Where the U.S. is Building Knowledge Capital

I’ve been posting about knowledge capital writedowns, so now it’s time for a post on where the U.S. is building knowledge capital.

Let’s start with research and development: R&D is not the only type of knowledge capital investment, but it’s one of the more important parts. In my upcoming paper “Biosciences and Long-Term Economy Recovery” ( to be released in January 2011 by the Progressive Policy Institute), I wanted to compare biosciences R&D in the U.S. with infotech R&D. (Biosciences, by my definition, includes pharmaceuticals, medical equipment makers, and biotech).

Now, these numbers are not published by the government, but I was able to take a decent shot using NSF data. Take a look at the chart below:

By my calculations, the U.S. R&D effort, outside of defense, is divided into thirds–one third biosciences, one third infotech, one third everything else.

I estimate that biosciences accounts for approximately $100 billion a year in domestic R&D spending. This includes domestic business spending, nondefense federal spending and nondefense academic spending.

U.S. domestic infotech R&D totals roughly $95 billion, outside of defense. However, my calculations don’t pick up the portion of the government defense R&D that goes into IT-related projects, which would gross it up to $100 billion. For all intents and purposes, domestic IT R&D is roughly equal to biosciences R&D.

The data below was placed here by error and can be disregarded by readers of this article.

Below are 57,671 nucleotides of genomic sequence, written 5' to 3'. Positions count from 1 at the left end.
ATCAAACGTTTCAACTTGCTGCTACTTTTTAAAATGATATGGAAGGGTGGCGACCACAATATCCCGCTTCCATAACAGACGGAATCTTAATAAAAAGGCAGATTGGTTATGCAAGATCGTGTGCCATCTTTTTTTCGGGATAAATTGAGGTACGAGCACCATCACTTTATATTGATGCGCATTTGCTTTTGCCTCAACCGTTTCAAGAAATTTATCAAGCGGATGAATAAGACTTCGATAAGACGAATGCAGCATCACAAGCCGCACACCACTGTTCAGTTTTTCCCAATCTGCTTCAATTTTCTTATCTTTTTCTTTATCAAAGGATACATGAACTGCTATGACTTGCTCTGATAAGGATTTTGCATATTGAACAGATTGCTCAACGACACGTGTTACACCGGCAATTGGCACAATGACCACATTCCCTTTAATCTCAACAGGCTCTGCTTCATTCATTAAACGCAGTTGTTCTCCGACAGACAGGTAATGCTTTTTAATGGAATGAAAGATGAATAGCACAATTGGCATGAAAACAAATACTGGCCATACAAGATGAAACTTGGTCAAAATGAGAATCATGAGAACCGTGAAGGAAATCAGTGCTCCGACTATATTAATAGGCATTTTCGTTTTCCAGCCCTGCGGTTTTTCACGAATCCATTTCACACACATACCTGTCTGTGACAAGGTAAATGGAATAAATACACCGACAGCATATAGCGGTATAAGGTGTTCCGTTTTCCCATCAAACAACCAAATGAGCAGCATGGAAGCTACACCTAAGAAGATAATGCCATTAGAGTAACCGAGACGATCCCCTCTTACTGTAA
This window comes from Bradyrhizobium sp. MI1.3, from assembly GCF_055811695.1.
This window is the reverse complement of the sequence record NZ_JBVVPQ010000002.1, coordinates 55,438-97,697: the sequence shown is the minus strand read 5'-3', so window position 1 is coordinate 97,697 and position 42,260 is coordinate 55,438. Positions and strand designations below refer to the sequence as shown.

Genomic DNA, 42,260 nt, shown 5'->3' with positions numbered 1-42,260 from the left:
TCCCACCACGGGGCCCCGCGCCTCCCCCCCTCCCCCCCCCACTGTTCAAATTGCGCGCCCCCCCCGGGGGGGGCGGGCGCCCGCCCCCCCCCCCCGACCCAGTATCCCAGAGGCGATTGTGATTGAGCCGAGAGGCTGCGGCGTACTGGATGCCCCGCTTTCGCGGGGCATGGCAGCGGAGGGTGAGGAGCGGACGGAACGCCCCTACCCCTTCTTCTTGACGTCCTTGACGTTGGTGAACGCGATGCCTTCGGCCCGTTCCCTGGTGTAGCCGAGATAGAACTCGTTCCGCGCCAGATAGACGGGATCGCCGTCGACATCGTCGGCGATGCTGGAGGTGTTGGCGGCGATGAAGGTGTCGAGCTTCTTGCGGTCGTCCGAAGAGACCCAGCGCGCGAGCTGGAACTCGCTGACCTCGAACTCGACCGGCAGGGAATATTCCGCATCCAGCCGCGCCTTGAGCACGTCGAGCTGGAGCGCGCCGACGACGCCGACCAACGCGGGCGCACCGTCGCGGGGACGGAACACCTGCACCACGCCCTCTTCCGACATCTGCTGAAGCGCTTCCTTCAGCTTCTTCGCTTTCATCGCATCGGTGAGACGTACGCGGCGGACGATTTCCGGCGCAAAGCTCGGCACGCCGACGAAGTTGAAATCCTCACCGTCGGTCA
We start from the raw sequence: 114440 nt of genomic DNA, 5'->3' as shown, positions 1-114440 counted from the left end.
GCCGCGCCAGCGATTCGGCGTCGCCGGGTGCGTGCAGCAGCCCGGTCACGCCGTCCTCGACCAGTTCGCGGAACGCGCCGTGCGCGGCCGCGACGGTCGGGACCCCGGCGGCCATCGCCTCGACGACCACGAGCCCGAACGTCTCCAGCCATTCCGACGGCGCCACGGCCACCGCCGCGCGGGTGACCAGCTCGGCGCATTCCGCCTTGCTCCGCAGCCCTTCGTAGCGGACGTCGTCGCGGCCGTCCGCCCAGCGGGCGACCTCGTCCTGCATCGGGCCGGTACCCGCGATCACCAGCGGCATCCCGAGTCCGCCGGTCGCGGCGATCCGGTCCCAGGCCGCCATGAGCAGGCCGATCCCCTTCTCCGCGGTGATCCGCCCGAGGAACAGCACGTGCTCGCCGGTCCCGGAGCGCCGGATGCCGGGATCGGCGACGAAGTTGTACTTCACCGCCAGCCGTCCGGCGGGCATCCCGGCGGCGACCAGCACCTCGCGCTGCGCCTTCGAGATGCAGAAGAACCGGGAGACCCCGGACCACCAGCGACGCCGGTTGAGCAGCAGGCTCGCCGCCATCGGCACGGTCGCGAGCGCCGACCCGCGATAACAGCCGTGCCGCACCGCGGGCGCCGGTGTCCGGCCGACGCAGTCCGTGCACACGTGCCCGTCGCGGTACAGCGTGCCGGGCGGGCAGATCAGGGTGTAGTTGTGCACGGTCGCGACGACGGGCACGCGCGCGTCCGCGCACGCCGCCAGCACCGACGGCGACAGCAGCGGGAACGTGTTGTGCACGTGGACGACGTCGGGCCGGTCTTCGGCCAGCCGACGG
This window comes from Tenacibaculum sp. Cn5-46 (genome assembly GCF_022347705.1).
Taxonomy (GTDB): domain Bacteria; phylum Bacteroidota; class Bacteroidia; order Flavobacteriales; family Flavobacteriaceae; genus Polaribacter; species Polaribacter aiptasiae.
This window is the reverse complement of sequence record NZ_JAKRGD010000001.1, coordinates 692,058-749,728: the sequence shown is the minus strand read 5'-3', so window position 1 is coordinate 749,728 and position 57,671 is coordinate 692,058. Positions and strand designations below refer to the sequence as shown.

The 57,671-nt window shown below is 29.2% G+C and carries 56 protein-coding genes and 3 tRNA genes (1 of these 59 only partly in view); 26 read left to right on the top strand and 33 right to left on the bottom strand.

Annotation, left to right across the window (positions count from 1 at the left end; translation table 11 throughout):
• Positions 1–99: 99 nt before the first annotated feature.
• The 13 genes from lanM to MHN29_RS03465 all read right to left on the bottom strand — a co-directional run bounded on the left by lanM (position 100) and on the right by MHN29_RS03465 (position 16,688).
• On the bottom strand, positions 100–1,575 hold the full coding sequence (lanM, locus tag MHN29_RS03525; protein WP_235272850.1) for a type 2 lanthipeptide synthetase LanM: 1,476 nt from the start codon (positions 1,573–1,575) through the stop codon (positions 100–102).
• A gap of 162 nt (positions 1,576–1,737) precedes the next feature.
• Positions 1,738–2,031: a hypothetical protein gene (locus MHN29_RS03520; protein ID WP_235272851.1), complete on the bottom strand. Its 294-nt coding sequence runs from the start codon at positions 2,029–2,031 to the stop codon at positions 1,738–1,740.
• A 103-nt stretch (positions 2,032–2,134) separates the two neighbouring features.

In these two areas–biosciences and IT–it’s likely that the rate of U.S. knowledge capital creation exceeds the rate of knowledge capital writedown., Other areas of R&D? Much dicier.

Note: These are preliminary estimates. I will likely update them in the full version of the paper.

About Michael Mandel 127 Articles

Michael Mandel was BusinessWeek's chief economist from 1989-2009, where he helped direct the magazine's coverage of the domestic and global economies.

Since joining BusinessWeek in 1989, he has received multiple awards for his work, including being honored as one of the 100 top U.S. business journalists of the 20th century for his coverage of the New Economy. In 2006 Mandel was named "Best Economic Journalist" by the World Leadership Forum.

Mandel is the author of several books, including Rational Exuberance, The Coming Internet Depression, and The High Risk Society.

Mandel holds a Ph.D. in economics from Harvard University.

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